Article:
BEIJING/GENEVA (Reuters) - The death toll in China climbed above 1,000, as the World Health Organization (WHO) cautioned that the spread of cases outside of China could be “the spark that becomes a bigger fire” and said the human race must not let the epidemic get out of control.
Hubei province, the epicentre out the outbreak, reported 103 deaths on Monday - the most in any single day - after 91 deaths on Sunday. But the 2,097 new cases was down from the previous day, when there were 2,618.
It is not the first time new cases have fallen. Hubei reported 2,841 cases on Feb. 7 and 2,147 the next day.
There are now over 42,000 confirmed cases in China as well as 319 cases in 24 other countries, including one death, according to WHO and Chinese health officials.
The Diamond Princess cruise ship with 3,700 passengers and crew on board remained quarantined in the Japanese port of Yokohama, with 65 more cases detected, taking the number of confirmed cases from the Carnival Corp-owned vessel to 135.
As scientists race to develop tests and treatments, the WHO says 168 labs globally have the right technology to diagnose the virus. Companies have been struggling to find clinical virus samples needed to validate the diagnostic tests they have developed.
Worries about the coronavirus kept investors on edge with safe-havens like gold rising and the dollar hitting a four-month high against the euro on Monday.
In Europe, shares in car companies exposed to China slumped, while prices of oil, iron ore and copper fell on worries over weaker Chinese demand because of the outbreak.
Wall Street rose on optimism for corporate earnings and the economy, with the Nasdaq hitting a record high. [MKTS/GLOB]
British Airways cancelled all its flights to mainland China until the end of March.
Wu Fan, vice-dean of Shanghai Fudan University Medical school, said there was hope of a turning point in the outbreak. But WHO chief Tedros Adhanom Ghebreyesus said on Monday there had been “concerning instances” of transmission from people who had not been to China.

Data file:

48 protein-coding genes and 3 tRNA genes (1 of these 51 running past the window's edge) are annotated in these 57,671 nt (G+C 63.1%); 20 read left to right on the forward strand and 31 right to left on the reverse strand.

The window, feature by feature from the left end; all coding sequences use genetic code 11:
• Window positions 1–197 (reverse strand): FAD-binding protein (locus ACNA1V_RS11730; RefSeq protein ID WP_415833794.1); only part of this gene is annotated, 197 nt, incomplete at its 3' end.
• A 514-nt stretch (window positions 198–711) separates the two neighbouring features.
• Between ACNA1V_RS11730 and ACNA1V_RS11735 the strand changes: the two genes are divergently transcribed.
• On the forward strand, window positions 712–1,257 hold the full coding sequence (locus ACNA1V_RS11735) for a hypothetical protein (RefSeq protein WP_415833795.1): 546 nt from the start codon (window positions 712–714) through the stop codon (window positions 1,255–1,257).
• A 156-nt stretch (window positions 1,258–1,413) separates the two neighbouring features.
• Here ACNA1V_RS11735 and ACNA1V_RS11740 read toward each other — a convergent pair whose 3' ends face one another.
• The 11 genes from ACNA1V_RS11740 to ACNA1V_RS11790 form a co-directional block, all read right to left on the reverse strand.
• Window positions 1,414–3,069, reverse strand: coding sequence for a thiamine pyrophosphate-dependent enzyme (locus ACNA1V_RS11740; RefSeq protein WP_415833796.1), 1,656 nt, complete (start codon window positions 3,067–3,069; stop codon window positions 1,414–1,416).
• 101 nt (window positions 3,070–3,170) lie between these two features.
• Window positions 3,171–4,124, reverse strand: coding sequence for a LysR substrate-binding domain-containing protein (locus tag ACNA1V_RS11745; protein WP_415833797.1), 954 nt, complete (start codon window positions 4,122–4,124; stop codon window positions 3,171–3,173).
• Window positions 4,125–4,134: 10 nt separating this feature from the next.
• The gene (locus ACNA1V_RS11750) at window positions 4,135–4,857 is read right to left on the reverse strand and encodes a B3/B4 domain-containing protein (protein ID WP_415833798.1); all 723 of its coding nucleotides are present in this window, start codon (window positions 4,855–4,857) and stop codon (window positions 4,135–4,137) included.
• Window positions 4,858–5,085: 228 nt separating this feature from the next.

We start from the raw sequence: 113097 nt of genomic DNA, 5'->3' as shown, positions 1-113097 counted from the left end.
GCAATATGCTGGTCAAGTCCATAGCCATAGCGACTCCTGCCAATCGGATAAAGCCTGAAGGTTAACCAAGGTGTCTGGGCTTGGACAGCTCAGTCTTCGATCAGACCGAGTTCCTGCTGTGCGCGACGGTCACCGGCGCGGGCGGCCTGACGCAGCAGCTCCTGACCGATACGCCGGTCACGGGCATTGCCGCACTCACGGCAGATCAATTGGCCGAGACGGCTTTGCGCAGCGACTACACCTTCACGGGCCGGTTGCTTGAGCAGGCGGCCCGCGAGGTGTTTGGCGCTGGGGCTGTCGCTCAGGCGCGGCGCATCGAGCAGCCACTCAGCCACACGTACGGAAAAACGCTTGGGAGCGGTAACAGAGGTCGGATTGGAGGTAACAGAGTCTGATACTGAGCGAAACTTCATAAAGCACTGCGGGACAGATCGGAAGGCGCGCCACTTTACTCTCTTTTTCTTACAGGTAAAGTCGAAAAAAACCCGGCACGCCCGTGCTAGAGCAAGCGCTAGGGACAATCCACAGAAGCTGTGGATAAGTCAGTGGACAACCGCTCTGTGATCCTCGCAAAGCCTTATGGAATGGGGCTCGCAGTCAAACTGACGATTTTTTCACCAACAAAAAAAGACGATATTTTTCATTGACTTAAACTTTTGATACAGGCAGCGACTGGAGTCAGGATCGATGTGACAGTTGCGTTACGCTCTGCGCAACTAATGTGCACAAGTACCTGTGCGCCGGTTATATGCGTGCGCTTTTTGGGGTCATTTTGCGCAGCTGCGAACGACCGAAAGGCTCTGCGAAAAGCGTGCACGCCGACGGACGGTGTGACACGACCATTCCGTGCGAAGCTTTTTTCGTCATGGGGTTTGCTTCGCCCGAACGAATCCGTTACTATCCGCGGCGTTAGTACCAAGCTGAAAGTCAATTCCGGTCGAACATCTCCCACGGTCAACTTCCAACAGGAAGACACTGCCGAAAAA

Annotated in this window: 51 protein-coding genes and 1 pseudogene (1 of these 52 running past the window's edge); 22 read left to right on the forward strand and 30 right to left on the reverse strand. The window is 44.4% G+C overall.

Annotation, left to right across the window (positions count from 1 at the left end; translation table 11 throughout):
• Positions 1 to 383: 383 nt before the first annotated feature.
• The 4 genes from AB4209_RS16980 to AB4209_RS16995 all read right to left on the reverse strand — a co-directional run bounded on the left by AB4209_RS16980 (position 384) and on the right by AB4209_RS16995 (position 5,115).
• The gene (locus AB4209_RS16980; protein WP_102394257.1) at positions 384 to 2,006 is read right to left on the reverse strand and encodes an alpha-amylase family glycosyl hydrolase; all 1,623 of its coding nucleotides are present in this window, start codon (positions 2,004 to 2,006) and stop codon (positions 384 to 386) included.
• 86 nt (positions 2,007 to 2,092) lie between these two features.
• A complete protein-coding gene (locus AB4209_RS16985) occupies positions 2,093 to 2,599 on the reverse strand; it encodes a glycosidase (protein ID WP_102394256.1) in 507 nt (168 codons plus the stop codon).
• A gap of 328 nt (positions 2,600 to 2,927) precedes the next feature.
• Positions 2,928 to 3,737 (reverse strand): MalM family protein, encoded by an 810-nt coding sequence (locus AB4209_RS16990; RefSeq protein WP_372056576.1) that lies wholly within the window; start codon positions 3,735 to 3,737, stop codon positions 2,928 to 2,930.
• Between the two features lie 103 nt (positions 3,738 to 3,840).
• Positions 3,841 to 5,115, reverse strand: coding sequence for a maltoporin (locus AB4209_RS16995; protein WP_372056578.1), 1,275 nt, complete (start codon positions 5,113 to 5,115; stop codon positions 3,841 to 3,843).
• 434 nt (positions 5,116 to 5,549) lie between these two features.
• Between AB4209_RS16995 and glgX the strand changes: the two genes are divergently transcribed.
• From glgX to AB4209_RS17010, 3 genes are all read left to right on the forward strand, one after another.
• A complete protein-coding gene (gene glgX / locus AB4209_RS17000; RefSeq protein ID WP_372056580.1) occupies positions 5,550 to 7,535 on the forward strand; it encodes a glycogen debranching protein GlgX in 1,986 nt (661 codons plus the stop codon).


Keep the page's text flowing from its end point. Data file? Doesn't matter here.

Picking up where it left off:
“It could be the spark that becomes a bigger fire,” Ghebreyesus told reporters in Geneva.
An advance team of international WHO experts arrived in China to investigate the outbreak. Its death toll has now surpassed that of Severe Acute Respiratory Syndrome (SARS), which killed hundreds worldwide in 2002/2003.
Chinese cities have become virtual ghost towns after Communist Party rulers ordered lockdowns, cancelled flights and closed factories and schools.
Ten extra days had been added to the Lunar New Year holidays that had been due to finish at the end of January to help slow the virus’ spread. Even on Monday, many workplaces remained closed as people worked from home.
Few commuters braved the morning rush-hour on one of Beijing’s busiest subway lines. All wore masks.
One Beijing government official, Zhang Gewho, said it would be harder to curb the spread of the virus as people returned to work. “The capacity of communities and flow of people will greatly increase the difficulty,” he said.
Hubei, the province of 60 million people hardest hit by the outbreak, remains in virtual lockdown, with its train stations and airports shut and roads sealed.
China’s central bank has taken steps to support the economy, including reducing interest rates and flushing the market with liquidity, and will also now provide special funds for banks to lend to businesses.
President Xi Jinping said the government would prevent large-scale layoffs, Chinese state television reported.
Xi was shown on television inspecting the work of community leaders in Beijing and wearing a mask as he had his temperature taken. He said China would strive to meet economic and social targets for the year.
One senior economist has said growth may slow to 5% or less in the first quarter.
More than 300 Chinese firms including Meituan Dianping, China’s largest food delivery company, and smartphone maker Xiaomi Corp were seeking loans totalling at least 57.4 billion yuan ($8.2 billion), banking sources said.
E-commerce firm Alibaba said its affiliate, Ant Financial’s MYBank unit, would offer 20 billion yuan ($2.86 billion) in loans to companies in China, with preferential terms for Hubei firms.
Apple’s biggest iPhone maker, Foxconn, won approval to resume production in the eastern central Chinese city of Zhengzhou, but only 10% of the workforce managed to return, a source said. Foxconn, formally Hon Hai Precision Industry Co Ltd, won approval to resume partial production in the southern city of Shenzhen from Tuesday.
A prolonged and widespread coronavirus outbreak could hit the Japanese economy, affecting tourism, retail and exports, an International Monetary Fund official said. Canada said the outbreak will hit tourism and its oil industry.
For a graphic on Comparing new coronavirus to SARS and MERS:
Reporting by Shivani Singh and Stephanie Nebehay; Additional reporting by Sophie Yu, Ryan Woo, Huizhong Wu, Liangping Gao, Stella Qiu, Colin Qian, Brenda Goh in Beijing; Joyce Lee and Hyunjoo Jin in Seoul; Kylie MacLellan and Kate Kelland in London; Julie Steenhuysen in Chicago; Writing by Nick Macfie, Giles Elgood and Lisa Shumaker; Editing by Angus MacSwan, Timothy Heritage and Bill Berkrot